Indian Navy’s new purchase puts Pakistan’s subs on notice


India has recently inked a substantial agreement with the United States, marking a significant milestone in its defense capabilities. This deal, valued at US$3.07 billion, entails the purchase of 31 Mq-9B Sea-Guardian high-altitude unmanned aerial vehicles (UAVs). The ramifications of this acquisition are poised to reverberate across the Indian Navy’s arsenal and geopolitical dynamics in the region.

A primary focal point of this procurement is the profound enhancement it brings to the Indian Navy’s airborne anti-submarine warfare (ASW) capabilities. Out of the 31 Mq-9B Sea-Guardians, 15 will find a home within the Indian Navy. Consequently, India will ascend to a distinguished position as the world’s second naval force, following the United States, to operate an airborne anti-submarine triad. This momentous leap forward is anticipated to revolutionize India’s ability to detect and neutralize conventional attack submarines operated by neighboring Pakistan.

The Mq-9B Sea-Guardian stands as a paragon of cutting-edge UAV technology, with General Atomics as its manufacturer. What sets this UAV apart is its extraordinary aptitude for hunting and eliminating enemy submarines. It lays claim to the title of being the sole fixed-wing UAV globally equipped to carry sonobuoys, which are instrumental in anti-submarine warfare. With four wing stations accommodating 4 SDS pods, the Mq-9B Sea-Guardian can transport either 40 ‘A’ size or 80 ‘G’ size sonobuoys.

This UAV possesses the capability to analyze data emanating from approximately 32 sonobuoys, facilitating the detection, classification, and tracking of underwater systems. It recently demonstrated this prowess during the US Navy’s Integrated Battle Problem exercise in 2021. By offering a cost-effective alternative to manned maritime patrol aircraft, the Mq-9B Sea-Guardian equips naval commanders with a potent tool.

Further enhancing its appeal is the Mq-9B’s endurance, boasting an impressive 30+ hours of operational time that significantly surpasses the limitations of manned maritime aircraft and helicopters. This extended station-keeping capability renders it ideal for the protracted and often arduous task of locating and engaging enemy submarines in vast oceans. Costing a mere US$5,000 per hour compared to the US$35,000 per hour of P-8 aircraft, it also proves to be a financially prudent choice. Additionally, its operational range spans over 5000 nautical miles, with a flight ceiling exceeding 40,000 feet. Its inbuilt tactical data link system further facilitates real-time communication with other platforms.

Upon formal integration into the Indian Navy’s fleet, it will claim the distinction of being the first naval force, outside of the United States, to possess an active airborne anti-submarine triad. Comprising maritime patrol aircraft, dual-purpose helicopters, and long-endurance unmanned aerial vehicles, this triad includes the P-8 Poseidon long-range maritime patrol aircraft, Mq-9B Sea-Guardian, and MH-60R helicopters equipped with ASW capabilities. The P-8 and MH-60 share the Mq-9B’s ability to detect and track enemy submarines. A P-8 on an ASW mission can carry a payload of 129 A-type sonobuoys or a combination of sonobuoys and torpedoes, with 12 such aircraft currently in Indian Navy service. The MH-60 can also carry both payloads simultaneously, albeit in fewer numbers than the P-8. India’s naval arm already operates six MH-60R ASW helicopters out of the 24 ordered in a 2020 deal worth US$2.6 billion, with the remainder expected to become operational within the next two years.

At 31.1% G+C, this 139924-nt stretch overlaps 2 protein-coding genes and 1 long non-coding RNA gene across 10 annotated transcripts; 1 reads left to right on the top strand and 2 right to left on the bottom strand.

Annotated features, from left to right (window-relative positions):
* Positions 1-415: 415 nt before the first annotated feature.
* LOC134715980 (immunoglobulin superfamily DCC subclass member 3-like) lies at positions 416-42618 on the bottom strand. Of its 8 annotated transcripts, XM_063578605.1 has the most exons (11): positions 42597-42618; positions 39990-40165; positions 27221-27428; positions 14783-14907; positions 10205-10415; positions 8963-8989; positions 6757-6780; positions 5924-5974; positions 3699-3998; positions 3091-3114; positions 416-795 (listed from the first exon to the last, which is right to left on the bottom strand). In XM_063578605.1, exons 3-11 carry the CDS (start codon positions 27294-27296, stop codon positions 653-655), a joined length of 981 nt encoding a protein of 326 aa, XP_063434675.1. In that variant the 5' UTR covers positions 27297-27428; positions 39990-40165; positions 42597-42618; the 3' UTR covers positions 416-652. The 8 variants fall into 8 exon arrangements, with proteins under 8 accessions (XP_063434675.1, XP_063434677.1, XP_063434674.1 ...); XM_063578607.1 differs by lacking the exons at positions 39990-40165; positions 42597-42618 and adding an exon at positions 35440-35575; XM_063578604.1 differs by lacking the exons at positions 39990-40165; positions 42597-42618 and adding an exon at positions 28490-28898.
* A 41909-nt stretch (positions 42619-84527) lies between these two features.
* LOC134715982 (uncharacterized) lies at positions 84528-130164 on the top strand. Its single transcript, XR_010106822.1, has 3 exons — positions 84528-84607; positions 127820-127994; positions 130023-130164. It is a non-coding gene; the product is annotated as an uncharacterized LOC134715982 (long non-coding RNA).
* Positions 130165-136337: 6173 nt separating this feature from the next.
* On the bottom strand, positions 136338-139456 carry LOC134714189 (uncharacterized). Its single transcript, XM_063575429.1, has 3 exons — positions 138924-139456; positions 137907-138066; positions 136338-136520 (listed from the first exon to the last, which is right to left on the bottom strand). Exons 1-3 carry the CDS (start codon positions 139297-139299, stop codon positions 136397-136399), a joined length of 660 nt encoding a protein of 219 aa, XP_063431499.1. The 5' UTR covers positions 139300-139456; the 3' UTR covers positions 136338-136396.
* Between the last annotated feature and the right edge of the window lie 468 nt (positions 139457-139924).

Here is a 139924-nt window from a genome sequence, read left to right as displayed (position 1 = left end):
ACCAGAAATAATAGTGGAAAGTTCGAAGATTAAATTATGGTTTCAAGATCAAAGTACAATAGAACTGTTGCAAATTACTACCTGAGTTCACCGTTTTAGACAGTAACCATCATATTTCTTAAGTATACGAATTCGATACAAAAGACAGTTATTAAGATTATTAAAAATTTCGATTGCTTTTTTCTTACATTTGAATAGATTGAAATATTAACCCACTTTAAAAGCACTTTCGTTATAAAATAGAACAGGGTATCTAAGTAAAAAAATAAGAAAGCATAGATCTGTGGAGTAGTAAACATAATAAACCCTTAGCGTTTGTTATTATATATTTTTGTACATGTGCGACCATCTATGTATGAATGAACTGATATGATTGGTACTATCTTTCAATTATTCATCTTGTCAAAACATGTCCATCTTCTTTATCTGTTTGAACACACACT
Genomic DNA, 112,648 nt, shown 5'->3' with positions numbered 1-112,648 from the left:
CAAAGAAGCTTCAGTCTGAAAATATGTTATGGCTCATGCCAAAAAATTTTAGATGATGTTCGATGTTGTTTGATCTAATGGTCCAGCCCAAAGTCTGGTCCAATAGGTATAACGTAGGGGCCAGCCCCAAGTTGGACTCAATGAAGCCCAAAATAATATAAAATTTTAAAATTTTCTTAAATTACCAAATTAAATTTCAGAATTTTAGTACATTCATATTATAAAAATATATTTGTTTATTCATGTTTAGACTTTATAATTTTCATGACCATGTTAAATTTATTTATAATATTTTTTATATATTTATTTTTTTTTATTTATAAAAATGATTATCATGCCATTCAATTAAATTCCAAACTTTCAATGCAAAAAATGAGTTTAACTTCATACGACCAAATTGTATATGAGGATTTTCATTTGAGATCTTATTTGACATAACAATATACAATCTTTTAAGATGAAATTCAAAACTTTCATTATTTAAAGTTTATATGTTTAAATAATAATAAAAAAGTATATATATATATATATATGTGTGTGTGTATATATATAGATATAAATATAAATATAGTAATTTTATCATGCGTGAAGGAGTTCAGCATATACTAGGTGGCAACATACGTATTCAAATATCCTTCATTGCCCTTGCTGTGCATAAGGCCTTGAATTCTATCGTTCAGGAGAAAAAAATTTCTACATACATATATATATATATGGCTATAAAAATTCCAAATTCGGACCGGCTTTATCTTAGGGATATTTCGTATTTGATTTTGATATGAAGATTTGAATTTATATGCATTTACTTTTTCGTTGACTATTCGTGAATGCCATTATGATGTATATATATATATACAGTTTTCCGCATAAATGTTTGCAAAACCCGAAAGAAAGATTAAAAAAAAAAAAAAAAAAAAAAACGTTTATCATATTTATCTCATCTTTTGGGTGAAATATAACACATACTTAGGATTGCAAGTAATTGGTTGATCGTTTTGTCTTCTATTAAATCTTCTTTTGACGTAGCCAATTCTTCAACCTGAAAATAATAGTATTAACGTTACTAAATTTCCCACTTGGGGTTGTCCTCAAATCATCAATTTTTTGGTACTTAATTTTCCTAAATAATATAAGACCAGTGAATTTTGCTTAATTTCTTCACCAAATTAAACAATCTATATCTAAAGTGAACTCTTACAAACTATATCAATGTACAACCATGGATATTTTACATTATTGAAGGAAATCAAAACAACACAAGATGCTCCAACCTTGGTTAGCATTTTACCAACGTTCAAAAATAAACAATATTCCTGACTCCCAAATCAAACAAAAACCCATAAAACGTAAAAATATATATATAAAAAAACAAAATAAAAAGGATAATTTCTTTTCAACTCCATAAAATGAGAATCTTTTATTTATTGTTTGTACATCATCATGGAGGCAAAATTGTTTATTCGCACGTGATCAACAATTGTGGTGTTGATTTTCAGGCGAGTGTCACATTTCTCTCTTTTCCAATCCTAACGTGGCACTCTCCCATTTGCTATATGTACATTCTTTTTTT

With the introduction of the Mq-9B, the Indian Navy’s search-and-tracking capabilities are poised for significant augmentation. This newfound precision in ascertaining the location of Pakistan’s submarines places the Pakistan Navy at a considerable disadvantage. The Mq-9B’s interoperability with existing anti-sub platforms, namely the P-8 and MH-60, allows it to assume command of missions in their absence, extending coverage over targeted areas. As a result, the Mq-9B emerges as the vanguard of the airborne triad, conducting operations beyond territorial boundaries and detecting Pakistan’s subs on the high seas.

Moreover, the Mq-9B’s multi-domain mission capability grants it the authority not only to participate in missions but also to oversee other platforms. In contrast to the P-8 and MH-60, which face constraints in terms of mission time and human fatigue, the unmanned Mq-9B can remain airborne for over a day and a half, continuously surveilling the target area.

The induction of the Mq-9B holds the potential to be a game-changer, considerably challenging the Pakistan Navy’s offensive operations. Its extended surveying capabilities and interoperability render it a formidable platform. India’s intent to acquire additional units underscores its commitment to leveraging this strategic advantage. Consequently, the Pakistan Navy faces formidable challenges and must bolster its naval air arm with modern air superiority aircraft. Additionally, addressing the acoustic signature of Pakistan’s platforms, especially the eight new Yuan class submarines procured from China, emerges as a pressing imperative in the realm of acoustic-based submarine detection.

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Damsana Ranadhiran
Damsana Ranadhiran
Damsana Ranadhiran, Special Contributor to Blitz is a security analyst specializing on South Asian affairs.

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